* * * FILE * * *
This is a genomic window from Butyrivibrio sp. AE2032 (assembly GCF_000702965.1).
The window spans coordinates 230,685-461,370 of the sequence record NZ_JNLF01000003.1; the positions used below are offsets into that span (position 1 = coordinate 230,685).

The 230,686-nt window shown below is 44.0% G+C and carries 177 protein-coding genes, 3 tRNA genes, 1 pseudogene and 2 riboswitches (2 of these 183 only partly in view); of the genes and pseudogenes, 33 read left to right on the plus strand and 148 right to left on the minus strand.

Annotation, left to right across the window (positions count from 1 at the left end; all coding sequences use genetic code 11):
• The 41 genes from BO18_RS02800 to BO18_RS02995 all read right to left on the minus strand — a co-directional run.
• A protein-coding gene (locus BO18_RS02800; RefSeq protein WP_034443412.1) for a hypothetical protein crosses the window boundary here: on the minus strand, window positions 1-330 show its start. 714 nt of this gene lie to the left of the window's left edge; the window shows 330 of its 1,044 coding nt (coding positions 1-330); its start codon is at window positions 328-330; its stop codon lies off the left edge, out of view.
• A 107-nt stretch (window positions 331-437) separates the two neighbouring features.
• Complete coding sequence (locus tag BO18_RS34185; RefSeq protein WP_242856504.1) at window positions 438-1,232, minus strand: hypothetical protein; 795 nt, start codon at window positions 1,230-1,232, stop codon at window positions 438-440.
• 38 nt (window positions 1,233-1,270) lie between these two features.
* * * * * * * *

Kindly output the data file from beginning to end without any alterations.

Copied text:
This is a genomic window from Butyrivibrio sp. AE2032 (assembly GCF_000702965.1).
The window spans coordinates 230,685-461,370 of the sequence record NZ_JNLF01000003.1; the positions used below are offsets into that span (position 1 = coordinate 230,685).

The 230,686-nt window shown below is 44.0% G+C and carries 177 protein-coding genes, 3 tRNA genes, 1 pseudogene and 2 riboswitches (2 of these 183 only partly in view); of the genes and pseudogenes, 33 read left to right on the plus strand and 148 right to left on the minus strand.

Annotation, left to right across the window (positions count from 1 at the left end; all coding sequences use genetic code 11):
• The 41 genes from BO18_RS02800 to BO18_RS02995 all read right to left on the minus strand — a co-directional run.
• A protein-coding gene (locus BO18_RS02800; RefSeq protein WP_034443412.1) for a hypothetical protein crosses the window boundary here: on the minus strand, window positions 1-330 show its start. 714 nt of this gene lie to the left of the window's left edge; the window shows 330 of its 1,044 coding nt (coding positions 1-330); its start codon is at window positions 328-330; its stop codon lies off the left edge, out of view.
• A 107-nt stretch (window positions 331-437) separates the two neighbouring features.
• Complete coding sequence (locus tag BO18_RS34185; RefSeq protein WP_242856504.1) at window positions 438-1,232, minus strand: hypothetical protein; 795 nt, start codon at window positions 1,230-1,232, stop codon at window positions 438-440.
• 38 nt (window positions 1,233-1,270) lie between these two features.